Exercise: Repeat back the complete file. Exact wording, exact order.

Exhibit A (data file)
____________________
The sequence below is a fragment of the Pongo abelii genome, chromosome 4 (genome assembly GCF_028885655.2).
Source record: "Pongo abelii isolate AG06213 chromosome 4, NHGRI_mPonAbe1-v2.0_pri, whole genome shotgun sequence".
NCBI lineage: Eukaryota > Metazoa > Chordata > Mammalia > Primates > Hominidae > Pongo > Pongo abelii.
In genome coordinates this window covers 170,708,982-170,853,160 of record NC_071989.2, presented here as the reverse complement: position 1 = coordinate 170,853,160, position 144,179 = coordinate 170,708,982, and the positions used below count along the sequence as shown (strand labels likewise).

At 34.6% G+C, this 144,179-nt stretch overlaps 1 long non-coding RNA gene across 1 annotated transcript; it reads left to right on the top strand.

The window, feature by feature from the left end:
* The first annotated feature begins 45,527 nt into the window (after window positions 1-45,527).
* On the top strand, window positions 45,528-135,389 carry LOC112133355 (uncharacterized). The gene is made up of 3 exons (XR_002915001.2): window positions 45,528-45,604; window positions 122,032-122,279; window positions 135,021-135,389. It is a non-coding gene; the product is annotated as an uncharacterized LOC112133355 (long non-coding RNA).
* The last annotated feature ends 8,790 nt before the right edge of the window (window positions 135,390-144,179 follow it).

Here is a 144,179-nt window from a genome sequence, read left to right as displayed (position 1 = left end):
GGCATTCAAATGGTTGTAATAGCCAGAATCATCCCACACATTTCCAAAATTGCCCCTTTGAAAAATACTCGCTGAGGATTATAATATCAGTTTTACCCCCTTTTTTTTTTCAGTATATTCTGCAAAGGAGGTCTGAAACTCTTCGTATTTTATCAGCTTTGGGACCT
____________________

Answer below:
The sequence below is a fragment of the Pongo abelii genome, chromosome 4 (genome assembly GCF_028885655.2).
Source record: "Pongo abelii isolate AG06213 chromosome 4, NHGRI_mPonAbe1-v2.0_pri, whole genome shotgun sequence".
NCBI lineage: Eukaryota > Metazoa > Chordata > Mammalia > Primates > Hominidae > Pongo > Pongo abelii.
In genome coordinates this window covers 170,708,982-170,853,160 of record NC_071989.2, presented here as the reverse complement: position 1 = coordinate 170,853,160, position 144,179 = coordinate 170,708,982, and the positions used below count along the sequence as shown (strand labels likewise).

At 34.6% G+C, this 144,179-nt stretch overlaps 1 long non-coding RNA gene across 1 annotated transcript; it reads left to right on the top strand.

The window, feature by feature from the left end:
* The first annotated feature begins 45,527 nt into the window (after window positions 1-45,527).
* On the top strand, window positions 45,528-135,389 carry LOC112133355 (uncharacterized). The gene is made up of 3 exons (XR_002915001.2): window positions 45,528-45,604; window positions 122,032-122,279; window positions 135,021-135,389. It is a non-coding gene; the product is annotated as an uncharacterized LOC112133355 (long non-coding RNA).
* The last annotated feature ends 8,790 nt before the right edge of the window (window positions 135,390-144,179 follow it).

Here is a 144,179-nt window from a genome sequence, read left to right as displayed (position 1 = left end):
GGCATTCAAATGGTTGTAATAGCCAGAATCATCCCACACATTTCCAAAATTGCCCCTTTGAAAAATACTCGCTGAGGATTATAATATCAGTTTTACCCCCTTTTTTTTTTCAGTATATTCTGCAAAGGAGGTCTGAAACTCTTCGTATTTTATCAGCTTTGGGACCT